There was a time ‘long long ago in a galaxy far away’ that I used spend an inordinate amount of my time underneath vehicles welding rotten chassis legs and spring hangers. That would be in the days before my 29 year old Land Rover rolled off the Solihull production line. It says much for the improvement in manufacturing techniques and corrosion protection that the ‘Old Girl’ hasn’t needed ‘major surgery’ before now. When ‘I were a lad’ most ten year old cars were in the scrap yard and the second or third MOT on a Ford usually involved welding the inner wings. The Fiats, Lancias, Ladas and Skodas were either carrying a bent MOT certificate or dead, whilst the British Leyland vehicles were having their sub frames patched.

MIG welders were the size of a small wardrobe and only found in the likes of the Mercedes and Jaguar dealers body shops. In those days it was inevitably ‘oxy acetylene’ welding with the apprentice sat inside the car on ‘fire watch’. Many is the ‘bargain’ I’ve bought that turned into welders nightmare.

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This Lancia Fulvia 1.3S being a classic example, it can only have been 5 or6 years old when I bought it for £150 thinking it just needed a pair of sills. Two doors, a bonnet, boot, pair of front wings, a gazillion man hours  and several square feet of steel later it was a lovely car.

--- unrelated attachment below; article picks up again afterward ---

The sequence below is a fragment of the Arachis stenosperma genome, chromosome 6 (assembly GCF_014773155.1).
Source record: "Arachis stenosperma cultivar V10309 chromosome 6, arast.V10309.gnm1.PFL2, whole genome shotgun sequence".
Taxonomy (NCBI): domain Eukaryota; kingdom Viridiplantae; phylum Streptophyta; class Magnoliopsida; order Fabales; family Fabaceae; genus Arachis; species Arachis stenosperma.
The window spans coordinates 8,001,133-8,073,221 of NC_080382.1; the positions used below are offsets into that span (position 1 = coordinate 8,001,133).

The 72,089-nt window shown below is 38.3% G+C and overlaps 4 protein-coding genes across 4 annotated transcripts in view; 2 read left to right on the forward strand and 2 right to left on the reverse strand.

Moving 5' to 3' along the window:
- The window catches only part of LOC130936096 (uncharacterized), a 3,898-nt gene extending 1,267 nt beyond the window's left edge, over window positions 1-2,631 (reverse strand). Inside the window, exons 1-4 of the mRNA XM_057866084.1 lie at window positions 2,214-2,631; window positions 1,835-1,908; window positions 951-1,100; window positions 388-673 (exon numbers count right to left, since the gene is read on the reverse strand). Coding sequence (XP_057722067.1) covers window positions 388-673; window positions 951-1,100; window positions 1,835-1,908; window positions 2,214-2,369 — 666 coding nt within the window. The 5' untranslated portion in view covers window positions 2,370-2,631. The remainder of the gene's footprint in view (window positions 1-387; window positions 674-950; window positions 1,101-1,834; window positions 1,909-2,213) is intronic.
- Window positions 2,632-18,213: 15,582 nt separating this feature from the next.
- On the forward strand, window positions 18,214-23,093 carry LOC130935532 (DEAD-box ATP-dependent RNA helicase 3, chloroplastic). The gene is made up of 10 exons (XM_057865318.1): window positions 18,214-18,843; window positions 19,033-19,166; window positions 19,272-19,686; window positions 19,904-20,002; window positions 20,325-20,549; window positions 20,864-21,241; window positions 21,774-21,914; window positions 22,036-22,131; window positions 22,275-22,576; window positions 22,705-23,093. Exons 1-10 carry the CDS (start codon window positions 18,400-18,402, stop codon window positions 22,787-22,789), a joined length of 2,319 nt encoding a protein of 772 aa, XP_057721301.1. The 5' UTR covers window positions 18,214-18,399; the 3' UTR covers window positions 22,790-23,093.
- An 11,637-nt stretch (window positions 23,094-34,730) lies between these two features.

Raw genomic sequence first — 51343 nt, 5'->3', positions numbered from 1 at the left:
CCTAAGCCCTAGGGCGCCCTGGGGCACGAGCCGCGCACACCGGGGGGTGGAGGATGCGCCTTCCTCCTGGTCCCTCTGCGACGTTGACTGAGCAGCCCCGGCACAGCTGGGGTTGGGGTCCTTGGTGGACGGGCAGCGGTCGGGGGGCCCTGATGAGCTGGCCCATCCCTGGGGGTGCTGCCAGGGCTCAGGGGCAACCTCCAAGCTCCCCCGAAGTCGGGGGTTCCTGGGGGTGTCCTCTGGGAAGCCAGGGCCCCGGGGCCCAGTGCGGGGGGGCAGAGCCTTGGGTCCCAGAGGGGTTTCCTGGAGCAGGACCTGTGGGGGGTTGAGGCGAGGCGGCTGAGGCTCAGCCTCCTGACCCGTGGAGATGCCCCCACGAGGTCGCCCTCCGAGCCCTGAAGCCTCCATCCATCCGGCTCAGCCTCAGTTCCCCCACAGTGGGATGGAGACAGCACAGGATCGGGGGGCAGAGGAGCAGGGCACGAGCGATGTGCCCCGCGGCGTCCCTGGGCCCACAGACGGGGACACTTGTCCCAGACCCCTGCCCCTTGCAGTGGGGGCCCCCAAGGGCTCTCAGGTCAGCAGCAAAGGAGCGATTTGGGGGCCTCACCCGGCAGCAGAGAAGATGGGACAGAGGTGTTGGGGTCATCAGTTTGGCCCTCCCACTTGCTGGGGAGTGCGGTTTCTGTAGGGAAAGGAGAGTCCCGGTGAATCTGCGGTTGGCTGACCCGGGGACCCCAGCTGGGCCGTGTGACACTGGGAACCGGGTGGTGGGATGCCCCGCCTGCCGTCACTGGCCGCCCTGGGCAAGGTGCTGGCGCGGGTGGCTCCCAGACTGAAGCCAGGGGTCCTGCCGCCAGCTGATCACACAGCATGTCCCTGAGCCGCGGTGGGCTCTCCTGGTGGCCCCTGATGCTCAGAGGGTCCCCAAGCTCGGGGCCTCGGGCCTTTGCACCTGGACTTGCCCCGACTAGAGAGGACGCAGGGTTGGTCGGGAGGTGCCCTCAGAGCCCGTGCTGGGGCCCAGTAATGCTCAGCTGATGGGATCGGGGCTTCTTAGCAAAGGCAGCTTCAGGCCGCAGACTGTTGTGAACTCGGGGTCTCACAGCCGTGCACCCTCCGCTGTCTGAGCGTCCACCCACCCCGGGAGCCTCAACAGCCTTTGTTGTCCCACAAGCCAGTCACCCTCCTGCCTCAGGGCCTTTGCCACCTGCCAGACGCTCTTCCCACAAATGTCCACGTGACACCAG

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My very first Land Rover was half the age of my current one but needed major welding every MOT.


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The first Range Rover I had was less than ten years old and needed new inner wings and sills, not only that I managed to set it on fire in MW’s garage Smile

Land Rover 110 rear cross member

With all these long years of experience you’d have thought that I’d have known that changing the rear cross member on the Land Rover wasn’t going to be straight forward.


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It started fine enough with a trip to Tarbert to feed the pigs, the day wasnae bad but far from the sunshine that was promised.

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First job was to remove the fuel tank, and much as I’ve derided Britpart ‘Shitpart’ components over the years this tank was a bargain at £85 some 12 years ago. A genuine Land Rover one would have set me back over £400!!! and even now it’s ‘as good as new’. Right enough I did give it several coats of paint and regularly power wash the underneath. With the tank removed I carefully cut the wiring loom which runs through the inside of the chassis then made some cuts with the grinder behind the spring seats.


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It was once the cross member was on the deck and out of the way that I started discovering all the other holes Sad smile

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I managed to get the cross member in place but to be honest it’s going to have to come out again in the morning as no amount of hammering would get it lined up.

Lachie on the other hand made sterling progress on the ‘bunker’ roof.


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And just for Kev,

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here’s how we did the solar hot water mounts. The mounts are screwed directly to the sarking boards with a small cut made around the adjoining slates. I actually purchased this kit first but as you can see it’s for ‘English’ roofs. The mounts I used are actually PV mounts as I thought the recommended solar hot water mounting kit was a joke , fine in Leicestershire I’m sure !!!!